Ripping into subsoil acidity – Update 2018

Managing subsoil acidity for improved crop yield

Ripping into subsoil acidity – Update 2018

Managing subsoil acidity for improved crop yield

Showing the Difference -


The issue

Holbrook Landcare Network (HLN) is one of four regions conducting trials as part of a GRDC project Innovative approaches to managing subsoil acidity in the southern grain region running from 2016 to 2019.

Several trial sites have been set up around Holbrook to run for three cropping seasons. Although acid soils can develop naturally, certain agricultural practices increase the rate of acidification. If left unmanaged acidification will degrade agricultural land and cause larger yield losses in the future.

Scientific plot trials have shown some materials and methods have promise to help combat the issue but this project takes those leads to the paddock to test them in real life situations.

The solution

NSW DPI field technicians, in consultation with local farmers who have been involved previously with deep placement of manures, developed and custom built a modified Grizzly deep ripper to correctly place the amendments for the trials.  It has the capacity to deliver 20 t/ha organic material and a roller system to compresses soil behind rippers and leaves a flat surface ready for sowing. Although it’s the type of machine that wouldn’t be viable or appropriate for every farmer to use, it’s been important that the material placement is done properly so we can see if there’s merit in investigating more efficient methods.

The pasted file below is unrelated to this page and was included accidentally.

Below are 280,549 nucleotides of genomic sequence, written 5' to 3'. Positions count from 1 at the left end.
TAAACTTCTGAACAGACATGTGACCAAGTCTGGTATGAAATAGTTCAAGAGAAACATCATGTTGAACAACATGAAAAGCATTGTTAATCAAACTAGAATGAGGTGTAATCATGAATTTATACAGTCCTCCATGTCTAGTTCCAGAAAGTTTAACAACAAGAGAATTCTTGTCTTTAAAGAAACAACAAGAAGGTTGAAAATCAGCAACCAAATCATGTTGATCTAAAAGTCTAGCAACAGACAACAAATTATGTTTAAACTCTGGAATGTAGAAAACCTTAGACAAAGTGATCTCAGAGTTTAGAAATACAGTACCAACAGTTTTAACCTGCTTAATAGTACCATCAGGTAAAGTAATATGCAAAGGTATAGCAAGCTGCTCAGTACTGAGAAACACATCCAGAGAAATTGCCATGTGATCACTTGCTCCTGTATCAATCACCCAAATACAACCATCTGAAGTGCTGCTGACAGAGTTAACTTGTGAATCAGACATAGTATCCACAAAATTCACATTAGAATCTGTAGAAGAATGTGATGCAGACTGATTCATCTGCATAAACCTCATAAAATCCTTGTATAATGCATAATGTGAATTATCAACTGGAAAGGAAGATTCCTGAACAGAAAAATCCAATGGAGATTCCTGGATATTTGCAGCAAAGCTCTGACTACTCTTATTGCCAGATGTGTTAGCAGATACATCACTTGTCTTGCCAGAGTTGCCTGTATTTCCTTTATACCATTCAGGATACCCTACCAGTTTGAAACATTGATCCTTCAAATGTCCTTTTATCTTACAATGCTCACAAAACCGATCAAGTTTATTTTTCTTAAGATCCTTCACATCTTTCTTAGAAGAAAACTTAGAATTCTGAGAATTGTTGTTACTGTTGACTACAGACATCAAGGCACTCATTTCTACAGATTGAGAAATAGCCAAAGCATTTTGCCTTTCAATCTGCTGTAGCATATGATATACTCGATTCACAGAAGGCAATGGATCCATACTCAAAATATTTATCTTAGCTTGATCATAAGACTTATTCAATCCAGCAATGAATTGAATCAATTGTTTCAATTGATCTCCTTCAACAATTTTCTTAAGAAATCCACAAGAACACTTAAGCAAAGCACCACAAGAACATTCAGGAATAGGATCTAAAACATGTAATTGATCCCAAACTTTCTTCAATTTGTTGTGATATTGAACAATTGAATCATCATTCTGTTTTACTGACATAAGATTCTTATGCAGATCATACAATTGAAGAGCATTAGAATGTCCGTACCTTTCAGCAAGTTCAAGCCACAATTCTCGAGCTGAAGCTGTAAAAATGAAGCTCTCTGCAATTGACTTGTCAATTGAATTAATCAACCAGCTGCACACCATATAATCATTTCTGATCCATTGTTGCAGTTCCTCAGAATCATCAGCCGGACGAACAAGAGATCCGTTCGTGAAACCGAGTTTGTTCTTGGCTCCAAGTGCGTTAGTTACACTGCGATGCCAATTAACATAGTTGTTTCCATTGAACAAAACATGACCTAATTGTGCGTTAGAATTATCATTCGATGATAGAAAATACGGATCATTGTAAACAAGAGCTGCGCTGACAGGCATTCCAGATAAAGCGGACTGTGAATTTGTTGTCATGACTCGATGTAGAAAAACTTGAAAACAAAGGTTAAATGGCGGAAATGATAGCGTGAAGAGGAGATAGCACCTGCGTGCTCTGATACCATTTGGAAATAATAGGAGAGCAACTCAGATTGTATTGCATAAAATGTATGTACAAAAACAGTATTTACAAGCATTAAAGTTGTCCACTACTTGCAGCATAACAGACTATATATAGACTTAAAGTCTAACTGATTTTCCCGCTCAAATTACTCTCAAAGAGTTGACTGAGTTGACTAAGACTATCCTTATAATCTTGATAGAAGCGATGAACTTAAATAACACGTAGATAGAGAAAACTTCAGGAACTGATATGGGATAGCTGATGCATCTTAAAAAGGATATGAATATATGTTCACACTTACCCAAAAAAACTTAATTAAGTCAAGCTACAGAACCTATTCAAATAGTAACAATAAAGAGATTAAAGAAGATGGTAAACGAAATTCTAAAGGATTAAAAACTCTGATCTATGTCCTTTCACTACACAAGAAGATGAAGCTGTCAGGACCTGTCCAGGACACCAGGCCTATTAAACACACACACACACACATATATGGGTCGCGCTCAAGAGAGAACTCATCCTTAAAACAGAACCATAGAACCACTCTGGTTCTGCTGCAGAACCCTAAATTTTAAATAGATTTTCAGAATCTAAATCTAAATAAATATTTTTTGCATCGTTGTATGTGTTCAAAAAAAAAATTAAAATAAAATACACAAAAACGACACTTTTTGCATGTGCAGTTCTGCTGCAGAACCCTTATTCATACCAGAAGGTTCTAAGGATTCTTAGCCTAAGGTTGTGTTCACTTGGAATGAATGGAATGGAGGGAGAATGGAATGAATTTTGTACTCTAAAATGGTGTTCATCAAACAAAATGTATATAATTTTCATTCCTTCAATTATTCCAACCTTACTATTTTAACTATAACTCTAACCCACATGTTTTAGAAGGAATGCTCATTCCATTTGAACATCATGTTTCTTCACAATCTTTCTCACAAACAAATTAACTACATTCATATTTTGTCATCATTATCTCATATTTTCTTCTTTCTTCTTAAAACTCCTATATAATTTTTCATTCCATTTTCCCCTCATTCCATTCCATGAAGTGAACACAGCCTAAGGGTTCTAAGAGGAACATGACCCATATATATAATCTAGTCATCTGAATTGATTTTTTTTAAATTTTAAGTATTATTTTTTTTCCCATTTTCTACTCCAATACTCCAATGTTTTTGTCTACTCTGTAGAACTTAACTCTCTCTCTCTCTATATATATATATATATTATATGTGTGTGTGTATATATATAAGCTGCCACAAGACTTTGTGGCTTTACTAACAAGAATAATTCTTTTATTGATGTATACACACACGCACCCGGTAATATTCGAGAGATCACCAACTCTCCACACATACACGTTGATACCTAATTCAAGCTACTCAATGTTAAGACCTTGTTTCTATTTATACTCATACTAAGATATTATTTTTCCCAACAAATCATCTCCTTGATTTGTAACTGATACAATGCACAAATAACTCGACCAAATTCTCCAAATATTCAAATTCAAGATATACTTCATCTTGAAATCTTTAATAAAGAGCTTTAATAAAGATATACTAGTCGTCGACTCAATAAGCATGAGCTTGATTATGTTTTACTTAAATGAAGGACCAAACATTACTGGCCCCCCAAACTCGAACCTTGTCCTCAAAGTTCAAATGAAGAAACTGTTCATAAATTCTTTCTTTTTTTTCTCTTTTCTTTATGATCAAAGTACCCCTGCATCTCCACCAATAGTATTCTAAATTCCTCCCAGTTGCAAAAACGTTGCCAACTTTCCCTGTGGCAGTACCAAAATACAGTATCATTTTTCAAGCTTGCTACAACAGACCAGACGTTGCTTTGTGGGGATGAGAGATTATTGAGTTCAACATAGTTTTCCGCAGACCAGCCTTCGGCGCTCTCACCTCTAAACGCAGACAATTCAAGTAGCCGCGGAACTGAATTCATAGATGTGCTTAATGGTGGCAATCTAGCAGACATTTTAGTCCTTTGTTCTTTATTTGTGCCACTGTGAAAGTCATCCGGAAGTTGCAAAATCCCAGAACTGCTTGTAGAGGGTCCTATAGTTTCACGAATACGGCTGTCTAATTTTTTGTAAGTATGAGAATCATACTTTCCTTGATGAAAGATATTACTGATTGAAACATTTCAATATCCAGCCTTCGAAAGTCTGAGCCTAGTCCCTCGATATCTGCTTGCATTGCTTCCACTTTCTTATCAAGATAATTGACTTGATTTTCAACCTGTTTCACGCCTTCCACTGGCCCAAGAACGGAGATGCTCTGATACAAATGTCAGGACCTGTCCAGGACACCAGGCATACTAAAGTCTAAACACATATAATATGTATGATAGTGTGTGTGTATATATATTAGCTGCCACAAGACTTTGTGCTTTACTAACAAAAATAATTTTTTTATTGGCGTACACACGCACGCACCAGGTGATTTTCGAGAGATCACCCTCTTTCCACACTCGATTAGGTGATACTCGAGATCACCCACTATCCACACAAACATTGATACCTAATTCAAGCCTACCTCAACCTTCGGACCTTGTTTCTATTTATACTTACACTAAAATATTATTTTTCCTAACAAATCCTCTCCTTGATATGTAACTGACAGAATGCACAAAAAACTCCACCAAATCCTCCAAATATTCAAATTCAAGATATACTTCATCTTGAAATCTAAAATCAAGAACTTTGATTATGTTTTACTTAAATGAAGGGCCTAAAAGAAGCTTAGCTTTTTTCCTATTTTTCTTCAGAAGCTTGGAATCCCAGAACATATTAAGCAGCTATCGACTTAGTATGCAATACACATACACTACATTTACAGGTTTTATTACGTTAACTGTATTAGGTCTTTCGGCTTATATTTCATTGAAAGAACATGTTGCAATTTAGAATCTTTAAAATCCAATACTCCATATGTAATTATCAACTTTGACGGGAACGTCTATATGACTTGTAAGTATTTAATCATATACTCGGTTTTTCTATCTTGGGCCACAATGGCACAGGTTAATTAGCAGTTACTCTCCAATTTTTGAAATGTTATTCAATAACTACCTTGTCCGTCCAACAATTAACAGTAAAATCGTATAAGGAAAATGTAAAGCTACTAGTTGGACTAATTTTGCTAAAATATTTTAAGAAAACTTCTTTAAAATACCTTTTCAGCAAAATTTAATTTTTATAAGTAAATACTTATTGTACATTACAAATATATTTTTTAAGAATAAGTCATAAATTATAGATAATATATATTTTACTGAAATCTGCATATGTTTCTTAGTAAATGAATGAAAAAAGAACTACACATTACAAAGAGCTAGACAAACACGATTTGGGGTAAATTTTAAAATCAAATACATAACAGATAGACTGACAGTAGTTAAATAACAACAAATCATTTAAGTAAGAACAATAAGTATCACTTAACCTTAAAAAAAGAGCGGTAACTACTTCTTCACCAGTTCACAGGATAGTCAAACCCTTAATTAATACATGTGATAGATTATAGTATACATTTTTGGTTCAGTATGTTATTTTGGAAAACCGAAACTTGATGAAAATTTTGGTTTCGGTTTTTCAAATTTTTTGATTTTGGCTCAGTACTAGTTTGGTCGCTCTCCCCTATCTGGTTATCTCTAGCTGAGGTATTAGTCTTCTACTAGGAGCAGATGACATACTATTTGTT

The machinery itself has been a great talking point for the project and a good platform for having discussions about how we could be doing things differently.

The impact

The research team led by NSW DPI principal research scientist, Dr Guangdi Li, has so far found a positive crop response to deep ripping and soil amendments in wheat, barley and canola at seedling and flowering stages.  Deep ripping with lucerne pellets produced more seedling dry matter and improved crop growth than surface liming and ripping alone.

Undertaking research on a working farm under variable conditions has provided its fair share of challenges for the researchers trying to make sense of the data, the Landcare Group maintaining the site and sharing the learning and the landholder seeing how the treatments fit into their farming system.  Only by combining the experiences of everyone involved are we likely to have good ownership and adoption of the project outcomes.

Please see Case study LLCI020-005 for the Project overview.

Key facts

  • Crop yields drop when soil pH falls below 5.0 in CaCl2
  • One site has a pH(CaCl2) of 4.6 at 10-20 cm depth
  • Total losses to agriculture approximately $900 to $1,585M/yr
  • Early results: clear crop responses to a variety of treatments

Project Partners